New York school districts are seeking voter approval of budgets that would raise their per-pupil spending by an average of more than four times the projected inflation rate. Most districts have proposed property tax hikes as high as the maximum allowed without supermajority overrides under the tax cap law.
Districts outside New York’s five largest cities plan to spend an average of $27,203 per student during school year 2020-21, a 2.3 percent increase. The state Division of the Budget meanwhile forecasts just 0.5 percent inflation during its current fiscal year ending March 31.
Total spending by the districts will rise 1.8 percent while the number of New York public school students continues a multi-year slide, as all nine regions outside New York City anticipate year-over-year drops in enrollment. Those decreases range from 0.17 percent in the Mohawk Valley to 0.92 percent in the North Country. About one-third of districts (213) expect enrollment to drop at least one percent; 21 districts expect enrollment drops of at least five percent. Only about one-third of districts (230) expect enrollment to increase next year, and of them, only 106 anticipate growth of at least one percent.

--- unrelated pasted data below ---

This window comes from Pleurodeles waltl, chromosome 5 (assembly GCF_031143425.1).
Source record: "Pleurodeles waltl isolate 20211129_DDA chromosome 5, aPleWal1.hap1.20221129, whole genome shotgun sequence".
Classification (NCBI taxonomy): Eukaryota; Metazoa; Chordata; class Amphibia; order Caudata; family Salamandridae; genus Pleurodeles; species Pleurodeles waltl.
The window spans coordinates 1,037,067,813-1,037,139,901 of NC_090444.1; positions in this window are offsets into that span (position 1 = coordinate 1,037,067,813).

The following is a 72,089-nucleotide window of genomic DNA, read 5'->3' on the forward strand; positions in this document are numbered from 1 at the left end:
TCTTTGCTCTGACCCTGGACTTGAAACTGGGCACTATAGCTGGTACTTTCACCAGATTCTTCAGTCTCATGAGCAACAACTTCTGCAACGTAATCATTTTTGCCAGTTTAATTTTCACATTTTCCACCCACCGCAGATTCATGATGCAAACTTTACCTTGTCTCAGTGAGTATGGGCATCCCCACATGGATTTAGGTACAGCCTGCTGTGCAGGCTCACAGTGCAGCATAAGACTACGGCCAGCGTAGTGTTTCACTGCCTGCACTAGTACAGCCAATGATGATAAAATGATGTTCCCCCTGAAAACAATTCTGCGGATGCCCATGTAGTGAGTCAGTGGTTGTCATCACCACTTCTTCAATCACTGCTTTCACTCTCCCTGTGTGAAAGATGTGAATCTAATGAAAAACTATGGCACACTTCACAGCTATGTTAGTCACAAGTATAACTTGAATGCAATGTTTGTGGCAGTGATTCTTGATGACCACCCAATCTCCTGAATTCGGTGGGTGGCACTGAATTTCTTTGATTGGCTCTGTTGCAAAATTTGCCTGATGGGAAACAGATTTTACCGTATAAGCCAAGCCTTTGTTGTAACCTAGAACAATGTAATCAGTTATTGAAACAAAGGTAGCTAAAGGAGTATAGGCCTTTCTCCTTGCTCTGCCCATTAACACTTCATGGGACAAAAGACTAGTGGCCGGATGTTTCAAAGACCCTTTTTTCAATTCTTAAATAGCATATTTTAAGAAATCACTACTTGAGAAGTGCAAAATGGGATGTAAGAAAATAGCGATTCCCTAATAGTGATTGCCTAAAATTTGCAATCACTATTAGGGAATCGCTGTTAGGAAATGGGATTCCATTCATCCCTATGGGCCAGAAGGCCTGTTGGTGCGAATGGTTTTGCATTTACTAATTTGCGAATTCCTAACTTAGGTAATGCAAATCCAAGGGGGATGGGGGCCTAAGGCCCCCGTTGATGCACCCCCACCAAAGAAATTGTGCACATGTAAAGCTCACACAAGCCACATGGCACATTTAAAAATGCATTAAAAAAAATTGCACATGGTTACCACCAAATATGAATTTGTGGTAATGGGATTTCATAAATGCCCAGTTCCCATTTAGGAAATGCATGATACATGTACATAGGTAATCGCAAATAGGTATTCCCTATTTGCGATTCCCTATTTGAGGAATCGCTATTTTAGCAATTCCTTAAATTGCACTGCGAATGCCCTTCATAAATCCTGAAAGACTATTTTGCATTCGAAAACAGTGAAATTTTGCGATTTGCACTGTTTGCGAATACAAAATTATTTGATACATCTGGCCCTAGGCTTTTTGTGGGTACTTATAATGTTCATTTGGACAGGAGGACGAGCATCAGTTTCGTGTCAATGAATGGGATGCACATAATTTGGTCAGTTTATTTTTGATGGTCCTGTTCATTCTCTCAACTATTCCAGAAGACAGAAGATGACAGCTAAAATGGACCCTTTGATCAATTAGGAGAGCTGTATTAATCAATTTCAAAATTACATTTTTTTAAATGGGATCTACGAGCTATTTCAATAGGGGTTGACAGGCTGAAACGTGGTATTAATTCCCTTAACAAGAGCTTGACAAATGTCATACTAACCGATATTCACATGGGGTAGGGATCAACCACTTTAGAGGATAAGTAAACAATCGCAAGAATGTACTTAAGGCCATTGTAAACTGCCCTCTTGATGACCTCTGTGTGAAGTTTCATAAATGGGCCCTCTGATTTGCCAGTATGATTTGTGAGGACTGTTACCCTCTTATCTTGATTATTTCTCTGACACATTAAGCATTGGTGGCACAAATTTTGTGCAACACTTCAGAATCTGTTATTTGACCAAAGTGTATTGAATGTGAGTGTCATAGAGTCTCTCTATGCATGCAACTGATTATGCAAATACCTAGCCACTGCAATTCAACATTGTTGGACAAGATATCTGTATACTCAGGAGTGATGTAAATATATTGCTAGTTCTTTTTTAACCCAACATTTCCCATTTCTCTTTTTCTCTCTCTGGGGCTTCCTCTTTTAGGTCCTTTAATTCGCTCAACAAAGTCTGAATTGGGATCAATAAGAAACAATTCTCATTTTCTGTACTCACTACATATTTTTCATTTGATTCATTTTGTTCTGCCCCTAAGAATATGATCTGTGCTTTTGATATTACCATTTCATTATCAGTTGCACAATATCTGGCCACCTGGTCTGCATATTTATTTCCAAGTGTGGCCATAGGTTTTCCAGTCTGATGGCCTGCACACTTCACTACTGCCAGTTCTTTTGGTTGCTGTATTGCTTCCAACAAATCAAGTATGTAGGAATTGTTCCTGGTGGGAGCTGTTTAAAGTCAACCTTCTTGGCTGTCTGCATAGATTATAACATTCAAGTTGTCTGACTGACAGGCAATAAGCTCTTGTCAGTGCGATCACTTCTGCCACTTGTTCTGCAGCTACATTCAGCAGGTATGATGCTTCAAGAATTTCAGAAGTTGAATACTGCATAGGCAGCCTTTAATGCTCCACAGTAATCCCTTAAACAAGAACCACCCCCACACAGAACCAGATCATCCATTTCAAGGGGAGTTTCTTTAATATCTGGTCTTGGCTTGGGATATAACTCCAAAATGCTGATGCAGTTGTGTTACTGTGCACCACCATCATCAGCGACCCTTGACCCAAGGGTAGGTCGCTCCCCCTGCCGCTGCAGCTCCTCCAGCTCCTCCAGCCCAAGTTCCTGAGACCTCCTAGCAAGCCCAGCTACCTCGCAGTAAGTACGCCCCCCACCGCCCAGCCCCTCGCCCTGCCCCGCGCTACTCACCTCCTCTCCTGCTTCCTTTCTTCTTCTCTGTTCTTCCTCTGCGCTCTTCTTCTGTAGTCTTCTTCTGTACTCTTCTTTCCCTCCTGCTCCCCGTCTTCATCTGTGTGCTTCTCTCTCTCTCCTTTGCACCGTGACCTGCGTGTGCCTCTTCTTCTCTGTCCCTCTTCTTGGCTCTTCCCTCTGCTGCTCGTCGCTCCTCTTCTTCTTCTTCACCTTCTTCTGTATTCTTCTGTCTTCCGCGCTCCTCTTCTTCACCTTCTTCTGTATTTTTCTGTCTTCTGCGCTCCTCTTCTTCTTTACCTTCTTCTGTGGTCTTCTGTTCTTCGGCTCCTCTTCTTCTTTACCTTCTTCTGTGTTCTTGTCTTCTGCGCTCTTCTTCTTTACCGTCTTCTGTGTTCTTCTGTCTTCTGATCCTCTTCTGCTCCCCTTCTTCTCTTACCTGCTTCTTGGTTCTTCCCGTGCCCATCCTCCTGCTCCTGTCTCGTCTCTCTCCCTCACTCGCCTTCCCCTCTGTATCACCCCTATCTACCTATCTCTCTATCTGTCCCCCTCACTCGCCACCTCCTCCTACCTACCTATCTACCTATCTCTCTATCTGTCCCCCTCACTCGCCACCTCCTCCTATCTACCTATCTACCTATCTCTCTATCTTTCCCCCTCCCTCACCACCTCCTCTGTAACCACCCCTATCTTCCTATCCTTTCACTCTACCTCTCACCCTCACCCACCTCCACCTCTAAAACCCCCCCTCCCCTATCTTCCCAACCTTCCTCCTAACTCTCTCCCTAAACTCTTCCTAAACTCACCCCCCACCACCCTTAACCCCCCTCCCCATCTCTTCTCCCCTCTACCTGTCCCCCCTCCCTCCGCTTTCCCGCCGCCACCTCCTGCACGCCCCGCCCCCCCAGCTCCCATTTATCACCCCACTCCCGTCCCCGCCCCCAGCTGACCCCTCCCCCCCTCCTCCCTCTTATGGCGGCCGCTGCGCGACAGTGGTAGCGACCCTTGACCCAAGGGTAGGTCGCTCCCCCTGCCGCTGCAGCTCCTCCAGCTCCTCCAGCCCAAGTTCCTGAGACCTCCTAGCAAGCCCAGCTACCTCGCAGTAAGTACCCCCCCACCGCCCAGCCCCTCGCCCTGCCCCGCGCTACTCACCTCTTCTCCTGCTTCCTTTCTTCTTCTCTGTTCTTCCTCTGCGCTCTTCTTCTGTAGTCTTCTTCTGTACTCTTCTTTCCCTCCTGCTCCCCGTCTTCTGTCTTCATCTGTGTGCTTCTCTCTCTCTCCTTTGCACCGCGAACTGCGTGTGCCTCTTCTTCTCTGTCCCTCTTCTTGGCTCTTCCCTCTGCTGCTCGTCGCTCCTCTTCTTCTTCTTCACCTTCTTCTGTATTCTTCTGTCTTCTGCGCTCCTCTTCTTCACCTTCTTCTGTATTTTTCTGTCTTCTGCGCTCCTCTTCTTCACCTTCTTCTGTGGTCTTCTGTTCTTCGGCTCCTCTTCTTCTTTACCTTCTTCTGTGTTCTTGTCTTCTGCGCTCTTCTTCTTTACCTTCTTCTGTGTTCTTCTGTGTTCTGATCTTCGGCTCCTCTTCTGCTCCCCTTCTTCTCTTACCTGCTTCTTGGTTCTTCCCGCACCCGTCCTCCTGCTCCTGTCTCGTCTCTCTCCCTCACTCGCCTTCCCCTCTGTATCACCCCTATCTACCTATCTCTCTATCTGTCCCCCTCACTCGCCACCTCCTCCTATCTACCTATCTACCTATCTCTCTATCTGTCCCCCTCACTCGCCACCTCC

Enrollment has been declining statewide since 1999-2000, but New York’s highest-in-the-nation K-12 spending continues to climb. The districts together plan to spend $38.4 billion in school year 2020-21, up 1.8 percent from the current year. Every district plans to spend at least $16,946 per student, and most districts will spend at least $27,254. Per-pupil spending trends in each region are shown below.
The bulk of that spending comes from school property tax levies, which districts are seeking voter permission to increase through the ongoing mail-ballot elections.
A total of 15 districts plan to exceed their property tax caps, down slightly from 17 last year. Of the 653 districts that have reported their proposed property tax levies, most (330) plan to increase their levies to within $1,000 of what the tax cap allows without getting a supermajority of voters to agree.
Note: 19 school districts did not submit data by the state’s May 22 deadline.